• In history, tannic acid was used as an antidote against different poisons.
  • It is applied for chronic diarrhoea, bleeding, bloody urine, dysentery, persistent coughs, painful joints, and cancer.
  • It can create a more stable form of oxidation layer on metals to stop rust from eating through the metal.
  • It is operated in textiles to help colours stay fast when dyed, rendering fabrics stain-resistant.

What Are the Side Effects of Using Tannic Acid?

Although there are many uses of tannic acid, it can not be denied that there are some side effects of using it too. Some of them are

1. When taken by mouth:

In a certain amount, when tannic acid is taken through food items, it is likely safe. However, it can cause nausea, stomach irritation, and vomiting. Still, there is insufficient reliable information to verify that tannic acid is safe if used in larger medicinal amounts.

2. When applied to the skin:

Though applying tannic acid on minor burns or sunburns is fruitless, it is possibly unsafe to apply this chemical to tender or damaged skin. However, there is not enough genuine data that verifies whether using tannic acid on healthy and undamaged skin is safe or not.

What Are the Precautions Necessary to Take While Using Tannic Acid?

Some necessary precautions to take while using tannic acid are given below:

  • It is unclear whether taking tannic acid orally during pregnancy and breastfeeding is safe. So, to be on the defence, prevent using it during these periods.
  • It is unsafe to apply to broken skin or large areas of skin.
  • It can cause kidney damage or worsen the kidney condition to an extreme. Hence, people having kidney disorders must avoid using it.
  • It can cause liver damage. So, do not use tannic acid for those suffering from liver disorders.
  • Do not cleanse yourself with added tannic acid if you have a problem with extensive skin damage and weeping eczema.
  • If you have deep or large wounds, do not use tannic acid, as it gets into your body.
  • If you have a heart failure problem or heart disease, do not take a bath after applying tannic acid.
  • Do not take a bath with added tannic acid if you have a fever or infectious disease.


From the above article, you are now aware that tannic acid is found in the gallnut of certain oak trees. Insects form it on the twigs of these trees. Sometimes, purified tannic acid is used as medicine.

People use tannic acid for diaper rash, cold sores, heat rash, and many others. However, there are no adequate scientific proofs that support the use of tannic acid.

In beverages and foods, tannic acid is used as a flavouring agent. It is also operated in suppositories, ointments, tanning hides, manufacturing ink, and killing dust mites on furniture.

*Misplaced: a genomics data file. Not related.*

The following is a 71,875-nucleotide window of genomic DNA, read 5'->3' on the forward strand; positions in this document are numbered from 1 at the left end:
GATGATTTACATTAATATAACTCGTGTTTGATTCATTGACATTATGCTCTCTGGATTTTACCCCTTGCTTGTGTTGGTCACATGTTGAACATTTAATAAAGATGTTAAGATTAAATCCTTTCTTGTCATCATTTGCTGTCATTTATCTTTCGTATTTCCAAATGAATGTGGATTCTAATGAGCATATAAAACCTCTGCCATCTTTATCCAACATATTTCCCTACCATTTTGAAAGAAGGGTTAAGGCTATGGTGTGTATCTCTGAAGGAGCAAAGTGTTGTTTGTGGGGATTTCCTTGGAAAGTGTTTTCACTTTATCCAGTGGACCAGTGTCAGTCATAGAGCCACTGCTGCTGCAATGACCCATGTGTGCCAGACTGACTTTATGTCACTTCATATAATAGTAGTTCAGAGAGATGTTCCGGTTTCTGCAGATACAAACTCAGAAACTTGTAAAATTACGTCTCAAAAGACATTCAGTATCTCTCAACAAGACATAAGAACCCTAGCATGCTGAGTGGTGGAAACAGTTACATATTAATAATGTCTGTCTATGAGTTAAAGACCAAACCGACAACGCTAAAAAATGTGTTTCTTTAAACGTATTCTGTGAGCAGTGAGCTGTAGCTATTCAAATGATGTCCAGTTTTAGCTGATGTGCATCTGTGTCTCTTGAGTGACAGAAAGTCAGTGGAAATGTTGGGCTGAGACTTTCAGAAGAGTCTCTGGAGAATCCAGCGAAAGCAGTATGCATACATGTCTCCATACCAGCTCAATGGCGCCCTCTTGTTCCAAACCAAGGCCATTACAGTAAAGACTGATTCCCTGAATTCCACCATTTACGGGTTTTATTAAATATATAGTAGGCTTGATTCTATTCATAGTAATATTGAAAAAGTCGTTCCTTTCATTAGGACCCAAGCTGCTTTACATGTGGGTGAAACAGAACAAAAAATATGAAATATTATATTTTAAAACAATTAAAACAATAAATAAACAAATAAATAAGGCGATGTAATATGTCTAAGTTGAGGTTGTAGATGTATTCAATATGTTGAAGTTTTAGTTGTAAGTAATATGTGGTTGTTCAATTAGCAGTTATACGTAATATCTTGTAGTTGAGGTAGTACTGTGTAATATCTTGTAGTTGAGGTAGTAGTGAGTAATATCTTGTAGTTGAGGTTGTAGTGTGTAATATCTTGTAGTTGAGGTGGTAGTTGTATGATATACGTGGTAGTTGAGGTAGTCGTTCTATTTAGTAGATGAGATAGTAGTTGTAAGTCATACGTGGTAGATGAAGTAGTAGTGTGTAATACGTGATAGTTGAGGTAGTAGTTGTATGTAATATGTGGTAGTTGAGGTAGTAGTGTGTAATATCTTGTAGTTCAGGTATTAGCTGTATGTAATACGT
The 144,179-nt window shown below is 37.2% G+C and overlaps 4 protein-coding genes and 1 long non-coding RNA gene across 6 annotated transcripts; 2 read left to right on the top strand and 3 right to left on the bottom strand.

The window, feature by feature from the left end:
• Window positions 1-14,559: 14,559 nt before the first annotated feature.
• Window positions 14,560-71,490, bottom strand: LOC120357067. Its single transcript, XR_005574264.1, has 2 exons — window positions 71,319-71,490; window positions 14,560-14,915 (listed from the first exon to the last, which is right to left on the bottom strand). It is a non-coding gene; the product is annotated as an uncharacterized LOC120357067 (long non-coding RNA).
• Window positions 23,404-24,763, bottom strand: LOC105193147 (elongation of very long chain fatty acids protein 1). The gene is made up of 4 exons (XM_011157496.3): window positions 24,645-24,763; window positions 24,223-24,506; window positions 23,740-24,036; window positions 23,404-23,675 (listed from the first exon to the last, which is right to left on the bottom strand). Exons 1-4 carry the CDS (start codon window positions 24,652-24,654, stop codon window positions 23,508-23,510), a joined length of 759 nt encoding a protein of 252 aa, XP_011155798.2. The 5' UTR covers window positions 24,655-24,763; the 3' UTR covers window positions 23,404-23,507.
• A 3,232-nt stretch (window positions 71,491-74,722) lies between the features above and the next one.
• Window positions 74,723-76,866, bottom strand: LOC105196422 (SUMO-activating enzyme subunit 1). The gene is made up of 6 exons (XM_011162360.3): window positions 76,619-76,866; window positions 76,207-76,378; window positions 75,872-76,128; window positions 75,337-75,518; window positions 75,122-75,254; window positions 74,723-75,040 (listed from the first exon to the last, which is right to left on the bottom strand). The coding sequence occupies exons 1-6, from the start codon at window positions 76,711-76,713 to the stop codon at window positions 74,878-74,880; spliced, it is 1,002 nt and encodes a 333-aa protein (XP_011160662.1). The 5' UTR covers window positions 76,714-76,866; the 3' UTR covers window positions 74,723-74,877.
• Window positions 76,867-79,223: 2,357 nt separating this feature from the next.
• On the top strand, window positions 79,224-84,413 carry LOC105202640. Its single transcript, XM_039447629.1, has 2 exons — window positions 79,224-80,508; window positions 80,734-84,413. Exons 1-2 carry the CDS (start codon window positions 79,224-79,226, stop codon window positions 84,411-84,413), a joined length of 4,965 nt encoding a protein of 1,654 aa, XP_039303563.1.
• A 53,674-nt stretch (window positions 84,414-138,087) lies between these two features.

Frequently Asked Questions

1. What are the medicinal indications of tannic acid?

Tannic acid is indicated for fever blisters, cold sores, sunburn or minor burns, diaper rash, and prickly heat. Vaginally, it is used as a cleanser for leukorrhea. Tannic acid is also indicated for inflamed tonsils, sore throat, acute dermatitis, and receding or spongy gums.

2. What are the fruitless uses of tannic acid?

 The places where tannic acid is ineffective to use are

  • Diaper rash: On applying tannic acid, it does not seem to work on diaper rashes.
  • Burns: Whether minor or sunburn, it does not seem to work on any burns.
  • Heat rash: It does not seem to work on heat rashes too. So, it is a waste or fruitless to use tannic acid in this case.
  • Cold sores (herpes labialis): It does not prove its importance or work in cold sore areas.

3. What are the acute effects of toxicity of tannic acid on humans?

Tannic acid is somewhat toxic by the ingestion and inhalation exposure pathways. Serious, high-dose absorption and ingestion may cause vomiting, nausea, abdominal pain, constipation, and liver damage. Acute intoxication may result in centrilobular liver necrosis.

4. What is the difference between tannin and tannic acid?

Tannins are polyphenolic biomolecules in the company of carbohydrate backbones. They are found in a wide scope of plants. Tannins are used in leather tanning. Other commercial uses are ink manufacture, paper sizing, dyeing, wine and food processing, and pyrogallol and gallic acid production.

Tannic acid is a particular tannin carrying 10 galloyl (3,4,5-trihydroxyphenyl) units. These galloyl units surround a glucose centre. It is a common mordant utilised in the dyeing procedure for cellulose fibres, after treatment to improve wash fastness, in the conservation of iron-based objects, etc.

Tannic Acid